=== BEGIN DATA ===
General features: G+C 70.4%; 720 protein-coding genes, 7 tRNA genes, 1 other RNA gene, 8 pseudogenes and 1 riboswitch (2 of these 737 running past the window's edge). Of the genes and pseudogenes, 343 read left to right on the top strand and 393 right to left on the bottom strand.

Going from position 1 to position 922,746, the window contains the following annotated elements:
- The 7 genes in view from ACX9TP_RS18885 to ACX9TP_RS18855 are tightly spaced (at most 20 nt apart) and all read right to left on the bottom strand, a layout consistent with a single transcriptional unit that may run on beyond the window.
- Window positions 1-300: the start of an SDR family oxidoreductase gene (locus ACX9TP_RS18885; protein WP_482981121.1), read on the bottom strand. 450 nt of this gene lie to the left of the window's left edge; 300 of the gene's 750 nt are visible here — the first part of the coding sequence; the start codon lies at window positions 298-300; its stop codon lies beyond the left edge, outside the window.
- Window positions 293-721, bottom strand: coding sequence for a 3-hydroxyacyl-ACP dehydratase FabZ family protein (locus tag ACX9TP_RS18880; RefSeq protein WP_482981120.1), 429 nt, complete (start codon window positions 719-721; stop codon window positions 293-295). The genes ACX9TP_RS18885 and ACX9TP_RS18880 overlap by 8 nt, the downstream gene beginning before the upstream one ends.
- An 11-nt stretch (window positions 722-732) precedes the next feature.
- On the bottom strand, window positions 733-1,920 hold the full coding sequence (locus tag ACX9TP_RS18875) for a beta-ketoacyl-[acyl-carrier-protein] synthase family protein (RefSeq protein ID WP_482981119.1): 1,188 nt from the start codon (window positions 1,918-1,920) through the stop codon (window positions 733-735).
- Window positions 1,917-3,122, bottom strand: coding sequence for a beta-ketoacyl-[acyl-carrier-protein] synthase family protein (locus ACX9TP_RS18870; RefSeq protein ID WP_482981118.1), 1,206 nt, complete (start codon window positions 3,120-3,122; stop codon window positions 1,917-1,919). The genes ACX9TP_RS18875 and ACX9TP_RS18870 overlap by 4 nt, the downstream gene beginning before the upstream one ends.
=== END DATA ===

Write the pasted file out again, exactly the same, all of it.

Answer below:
General features: G+C 70.4%; 720 protein-coding genes, 7 tRNA genes, 1 other RNA gene, 8 pseudogenes and 1 riboswitch (2 of these 737 running past the window's edge). Of the genes and pseudogenes, 343 read left to right on the top strand and 393 right to left on the bottom strand.

Going from position 1 to position 922,746, the window contains the following annotated elements:
- The 7 genes in view from ACX9TP_RS18885 to ACX9TP_RS18855 are tightly spaced (at most 20 nt apart) and all read right to left on the bottom strand, a layout consistent with a single transcriptional unit that may run on beyond the window.
- Window positions 1-300: the start of an SDR family oxidoreductase gene (locus ACX9TP_RS18885; protein WP_482981121.1), read on the bottom strand. 450 nt of this gene lie to the left of the window's left edge; 300 of the gene's 750 nt are visible here — the first part of the coding sequence; the start codon lies at window positions 298-300; its stop codon lies beyond the left edge, outside the window.
- Window positions 293-721, bottom strand: coding sequence for a 3-hydroxyacyl-ACP dehydratase FabZ family protein (locus tag ACX9TP_RS18880; RefSeq protein WP_482981120.1), 429 nt, complete (start codon window positions 719-721; stop codon window positions 293-295). The genes ACX9TP_RS18885 and ACX9TP_RS18880 overlap by 8 nt, the downstream gene beginning before the upstream one ends.
- An 11-nt stretch (window positions 722-732) precedes the next feature.
- On the bottom strand, window positions 733-1,920 hold the full coding sequence (locus tag ACX9TP_RS18875) for a beta-ketoacyl-[acyl-carrier-protein] synthase family protein (RefSeq protein ID WP_482981119.1): 1,188 nt from the start codon (window positions 1,918-1,920) through the stop codon (window positions 733-735).
- Window positions 1,917-3,122, bottom strand: coding sequence for a beta-ketoacyl-[acyl-carrier-protein] synthase family protein (locus ACX9TP_RS18870; RefSeq protein ID WP_482981118.1), 1,206 nt, complete (start codon window positions 3,120-3,122; stop codon window positions 1,917-1,919). The genes ACX9TP_RS18875 and ACX9TP_RS18870 overlap by 4 nt, the downstream gene beginning before the upstream one ends.